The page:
Last month, the Berkman Klein Center for Internet & Society at Harvard University hosted Tom Wheeler to discuss his tenure as the 31st chairman of the Federal Communications Commission. In a conversation with Harvard Law School Clinical Professor Susan Crawford, Wheeler outlined some of the most important successes and failures of his administration.
During his time as chairman, Wheeler oversaw a number of far-reaching developments, including the agency’s overriding of state laws designed to restrict cities from building broadband infrastructure that could compete with private companies, the blocking of a proposed merger between Comcast and Time Warner Cable, and vastly expanding funding for connecting schools and libraries to high-speed fiber optic internet access. The FCC’s approval of net neutrality rules has been hailed as one of Wheeler’s signature achievements. The rules ban internet service providers like Comcast and AT&T from blocking or degrading content for some, while providing speedier internet service to others at a higher cost.
These accomplishments, according to Wheeler, reflect a key philosophy that has directed his team’s work over the past four years. “I love this thing called competition.”
The new FCC chairman, Ajit Pai, who had been a commissioner since 2012, has been a fierce and vocal critic of many of the agency’s recent regulations, including the 2015 net neutrality rules.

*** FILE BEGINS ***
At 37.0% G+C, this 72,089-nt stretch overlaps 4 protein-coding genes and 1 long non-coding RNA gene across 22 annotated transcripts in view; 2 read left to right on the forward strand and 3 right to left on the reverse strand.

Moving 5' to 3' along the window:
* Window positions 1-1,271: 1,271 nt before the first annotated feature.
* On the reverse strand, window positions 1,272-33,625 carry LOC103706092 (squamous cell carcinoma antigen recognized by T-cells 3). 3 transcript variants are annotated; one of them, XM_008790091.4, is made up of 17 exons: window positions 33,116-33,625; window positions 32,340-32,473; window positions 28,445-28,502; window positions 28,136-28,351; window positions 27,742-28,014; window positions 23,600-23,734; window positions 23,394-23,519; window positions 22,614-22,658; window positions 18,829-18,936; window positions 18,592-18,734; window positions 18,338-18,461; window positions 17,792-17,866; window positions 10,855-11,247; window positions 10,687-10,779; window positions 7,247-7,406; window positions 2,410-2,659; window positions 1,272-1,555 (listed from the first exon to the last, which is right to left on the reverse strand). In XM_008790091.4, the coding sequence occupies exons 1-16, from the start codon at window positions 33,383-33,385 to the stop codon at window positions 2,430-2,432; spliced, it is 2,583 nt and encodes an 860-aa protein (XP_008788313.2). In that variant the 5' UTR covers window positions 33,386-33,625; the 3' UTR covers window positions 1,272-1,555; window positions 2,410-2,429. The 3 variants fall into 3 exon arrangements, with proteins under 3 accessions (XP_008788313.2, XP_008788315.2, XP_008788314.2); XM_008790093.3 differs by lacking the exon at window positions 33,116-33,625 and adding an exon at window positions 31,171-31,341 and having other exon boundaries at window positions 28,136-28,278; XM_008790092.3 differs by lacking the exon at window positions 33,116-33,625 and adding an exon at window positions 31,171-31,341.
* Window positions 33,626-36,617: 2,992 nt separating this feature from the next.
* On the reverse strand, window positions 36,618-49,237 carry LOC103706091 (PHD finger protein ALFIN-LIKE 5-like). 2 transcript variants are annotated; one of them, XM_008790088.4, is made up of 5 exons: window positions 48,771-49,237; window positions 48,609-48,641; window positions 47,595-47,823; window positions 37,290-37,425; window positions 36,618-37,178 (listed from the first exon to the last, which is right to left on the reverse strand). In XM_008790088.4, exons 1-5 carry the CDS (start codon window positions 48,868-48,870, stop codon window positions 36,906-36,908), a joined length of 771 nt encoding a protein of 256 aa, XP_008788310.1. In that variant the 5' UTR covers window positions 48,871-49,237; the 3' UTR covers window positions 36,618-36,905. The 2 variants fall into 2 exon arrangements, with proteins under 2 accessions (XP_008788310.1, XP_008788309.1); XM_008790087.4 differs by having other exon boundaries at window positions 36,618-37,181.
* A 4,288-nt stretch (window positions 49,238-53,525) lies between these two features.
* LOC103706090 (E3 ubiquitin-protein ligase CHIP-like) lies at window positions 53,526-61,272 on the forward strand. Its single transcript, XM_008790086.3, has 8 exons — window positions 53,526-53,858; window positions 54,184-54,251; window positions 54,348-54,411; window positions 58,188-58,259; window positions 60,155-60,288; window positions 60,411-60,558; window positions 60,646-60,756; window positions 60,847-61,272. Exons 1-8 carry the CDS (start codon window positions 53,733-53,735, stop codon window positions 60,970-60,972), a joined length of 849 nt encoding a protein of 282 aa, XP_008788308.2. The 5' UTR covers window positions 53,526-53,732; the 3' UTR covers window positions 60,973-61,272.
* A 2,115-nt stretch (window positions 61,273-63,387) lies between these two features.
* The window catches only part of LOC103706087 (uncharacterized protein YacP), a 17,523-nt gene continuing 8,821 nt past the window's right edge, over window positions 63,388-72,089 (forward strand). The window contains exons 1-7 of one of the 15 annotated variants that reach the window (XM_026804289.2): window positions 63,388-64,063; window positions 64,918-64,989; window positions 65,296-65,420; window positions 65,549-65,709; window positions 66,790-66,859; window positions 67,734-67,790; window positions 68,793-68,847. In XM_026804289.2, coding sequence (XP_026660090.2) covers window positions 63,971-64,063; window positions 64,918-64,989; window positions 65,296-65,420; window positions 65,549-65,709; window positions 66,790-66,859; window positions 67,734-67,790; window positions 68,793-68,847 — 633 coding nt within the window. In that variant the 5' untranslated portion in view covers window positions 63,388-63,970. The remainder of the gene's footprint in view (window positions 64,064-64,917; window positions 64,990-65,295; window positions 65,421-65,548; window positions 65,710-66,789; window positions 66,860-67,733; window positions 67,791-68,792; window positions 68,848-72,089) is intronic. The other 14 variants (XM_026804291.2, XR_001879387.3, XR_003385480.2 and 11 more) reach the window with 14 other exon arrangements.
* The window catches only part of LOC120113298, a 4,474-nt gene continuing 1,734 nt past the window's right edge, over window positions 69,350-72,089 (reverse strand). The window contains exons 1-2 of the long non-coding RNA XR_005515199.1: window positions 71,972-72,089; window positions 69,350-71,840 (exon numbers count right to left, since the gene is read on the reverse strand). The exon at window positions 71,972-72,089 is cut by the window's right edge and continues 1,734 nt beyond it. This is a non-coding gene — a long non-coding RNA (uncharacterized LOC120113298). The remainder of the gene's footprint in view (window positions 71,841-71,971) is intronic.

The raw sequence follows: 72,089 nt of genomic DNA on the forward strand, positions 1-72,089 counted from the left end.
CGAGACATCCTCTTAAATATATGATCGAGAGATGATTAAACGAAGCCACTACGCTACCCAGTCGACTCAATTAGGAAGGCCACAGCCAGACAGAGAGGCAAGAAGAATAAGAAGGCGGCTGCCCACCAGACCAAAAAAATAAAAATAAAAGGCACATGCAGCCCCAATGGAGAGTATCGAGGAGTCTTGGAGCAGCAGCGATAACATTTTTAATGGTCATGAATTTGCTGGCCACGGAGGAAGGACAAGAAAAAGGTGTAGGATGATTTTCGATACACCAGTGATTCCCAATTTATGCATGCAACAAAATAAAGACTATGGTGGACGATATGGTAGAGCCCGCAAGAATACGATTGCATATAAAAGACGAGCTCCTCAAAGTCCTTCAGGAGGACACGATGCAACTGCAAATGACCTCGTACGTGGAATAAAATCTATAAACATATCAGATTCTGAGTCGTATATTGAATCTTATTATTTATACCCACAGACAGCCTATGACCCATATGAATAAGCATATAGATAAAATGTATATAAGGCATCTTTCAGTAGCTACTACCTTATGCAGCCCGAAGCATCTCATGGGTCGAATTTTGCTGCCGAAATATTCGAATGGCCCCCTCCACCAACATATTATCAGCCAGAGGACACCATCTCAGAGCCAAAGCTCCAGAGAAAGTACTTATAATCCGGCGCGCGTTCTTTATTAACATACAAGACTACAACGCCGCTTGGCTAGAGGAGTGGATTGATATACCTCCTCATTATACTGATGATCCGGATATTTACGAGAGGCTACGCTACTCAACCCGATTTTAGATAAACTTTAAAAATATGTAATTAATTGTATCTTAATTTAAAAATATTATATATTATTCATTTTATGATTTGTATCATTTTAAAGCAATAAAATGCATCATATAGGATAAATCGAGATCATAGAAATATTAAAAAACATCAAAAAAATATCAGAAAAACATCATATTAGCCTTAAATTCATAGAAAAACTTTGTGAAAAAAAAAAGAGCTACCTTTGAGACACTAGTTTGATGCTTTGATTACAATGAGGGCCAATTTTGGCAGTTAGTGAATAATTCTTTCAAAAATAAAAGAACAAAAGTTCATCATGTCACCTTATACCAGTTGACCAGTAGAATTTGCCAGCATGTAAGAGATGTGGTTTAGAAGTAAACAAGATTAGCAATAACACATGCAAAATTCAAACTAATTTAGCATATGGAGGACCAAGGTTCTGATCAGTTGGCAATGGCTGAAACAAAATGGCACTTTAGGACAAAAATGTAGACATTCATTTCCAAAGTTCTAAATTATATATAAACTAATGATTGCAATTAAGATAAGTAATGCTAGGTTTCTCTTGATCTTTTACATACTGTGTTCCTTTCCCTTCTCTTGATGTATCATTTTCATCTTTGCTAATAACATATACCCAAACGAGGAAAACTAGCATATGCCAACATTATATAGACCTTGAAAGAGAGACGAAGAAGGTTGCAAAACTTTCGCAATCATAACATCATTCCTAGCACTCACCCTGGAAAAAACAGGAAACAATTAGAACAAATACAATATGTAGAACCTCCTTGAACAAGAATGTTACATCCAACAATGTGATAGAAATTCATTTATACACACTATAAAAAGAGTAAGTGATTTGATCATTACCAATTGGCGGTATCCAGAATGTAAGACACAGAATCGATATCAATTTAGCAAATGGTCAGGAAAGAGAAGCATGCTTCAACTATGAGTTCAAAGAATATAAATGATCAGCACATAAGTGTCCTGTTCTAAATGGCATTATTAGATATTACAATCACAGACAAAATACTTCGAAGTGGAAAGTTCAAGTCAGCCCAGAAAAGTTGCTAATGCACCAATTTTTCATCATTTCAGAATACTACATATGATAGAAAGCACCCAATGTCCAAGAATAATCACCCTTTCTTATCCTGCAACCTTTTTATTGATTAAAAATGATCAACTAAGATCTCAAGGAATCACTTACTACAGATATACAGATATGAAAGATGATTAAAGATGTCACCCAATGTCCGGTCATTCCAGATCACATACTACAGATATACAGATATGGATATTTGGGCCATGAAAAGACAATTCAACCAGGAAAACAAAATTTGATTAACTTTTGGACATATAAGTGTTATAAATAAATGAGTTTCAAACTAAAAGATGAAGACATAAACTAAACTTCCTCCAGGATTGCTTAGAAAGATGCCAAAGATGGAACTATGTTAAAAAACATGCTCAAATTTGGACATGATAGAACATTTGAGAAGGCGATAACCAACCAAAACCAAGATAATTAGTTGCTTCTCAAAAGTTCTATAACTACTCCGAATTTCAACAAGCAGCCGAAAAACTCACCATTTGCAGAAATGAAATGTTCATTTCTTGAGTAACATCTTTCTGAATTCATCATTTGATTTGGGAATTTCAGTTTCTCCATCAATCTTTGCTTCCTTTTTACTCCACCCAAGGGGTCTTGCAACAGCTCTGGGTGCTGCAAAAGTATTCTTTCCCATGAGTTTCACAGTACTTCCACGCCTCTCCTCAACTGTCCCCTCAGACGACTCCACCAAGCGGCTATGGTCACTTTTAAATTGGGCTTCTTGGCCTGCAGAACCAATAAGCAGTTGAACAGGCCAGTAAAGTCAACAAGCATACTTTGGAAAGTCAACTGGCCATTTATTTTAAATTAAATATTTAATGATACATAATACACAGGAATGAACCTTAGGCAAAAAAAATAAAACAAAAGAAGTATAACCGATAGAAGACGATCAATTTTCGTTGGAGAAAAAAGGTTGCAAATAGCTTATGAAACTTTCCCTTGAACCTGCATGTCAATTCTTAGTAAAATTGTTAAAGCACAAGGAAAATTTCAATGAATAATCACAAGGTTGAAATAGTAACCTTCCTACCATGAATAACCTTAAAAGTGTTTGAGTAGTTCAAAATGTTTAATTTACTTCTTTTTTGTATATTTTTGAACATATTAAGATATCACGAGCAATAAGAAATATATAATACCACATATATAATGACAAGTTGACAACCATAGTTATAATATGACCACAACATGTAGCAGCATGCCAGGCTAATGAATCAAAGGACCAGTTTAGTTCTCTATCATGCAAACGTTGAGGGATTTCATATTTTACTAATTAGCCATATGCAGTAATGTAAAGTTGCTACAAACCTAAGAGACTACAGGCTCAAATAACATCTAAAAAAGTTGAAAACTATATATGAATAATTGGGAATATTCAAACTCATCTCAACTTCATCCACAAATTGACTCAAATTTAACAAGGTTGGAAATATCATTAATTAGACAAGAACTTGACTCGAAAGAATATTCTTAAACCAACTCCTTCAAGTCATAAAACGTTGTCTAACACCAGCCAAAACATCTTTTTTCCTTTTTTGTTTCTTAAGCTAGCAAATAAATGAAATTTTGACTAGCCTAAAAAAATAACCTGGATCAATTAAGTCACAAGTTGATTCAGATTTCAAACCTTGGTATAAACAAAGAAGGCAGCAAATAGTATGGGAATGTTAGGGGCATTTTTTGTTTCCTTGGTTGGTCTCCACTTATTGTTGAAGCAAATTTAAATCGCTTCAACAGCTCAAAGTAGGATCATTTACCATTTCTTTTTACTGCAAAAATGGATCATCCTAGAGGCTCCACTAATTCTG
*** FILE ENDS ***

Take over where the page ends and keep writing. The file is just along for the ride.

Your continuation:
Wheeler had hoped the incoming chairman would be willing to collaborate as the agency transitioned, but over recent months, he said, Pai cancelled every meeting that Wheeler set up with him.
“It’s hard to work through consensus if you won’t sit down with each other,” said Wheeler. “We need to hear the voices of all those that will be affected.”
Looking ahead to the incoming administration, Wheeler named privacy as a critical issue. In the past, traditional rules that applied to telephone companies could insulate consumers from companies seeking to collect and sell their data, but these rules no longer protect users of modern information networks. The user information collected by websites is now up for sale.
As an independent agency, he said, the FCC has been effective in regulating these changing incentives. Yet recent talk by the Trump transition team of restructuring the agency signals that the administration will hand privacy, competition, and consumer protection work back to the Federal Trade Commission.
But the FTC does not have rule-making authority, Wheeler warned, and is often far too overloaded to give privacy issues the attention they deserve.
In a few final words to the audience about their role over next few years, Wheeler pointed to the vital function broadband connections will play in our lives.
“The most powerful asset of the 21st century are the networks that connect us. How we connect defines who we are. Whether or not that connection will be controlled is an existential question for American commerce and culture,” said Wheeler. “We need to be heard.”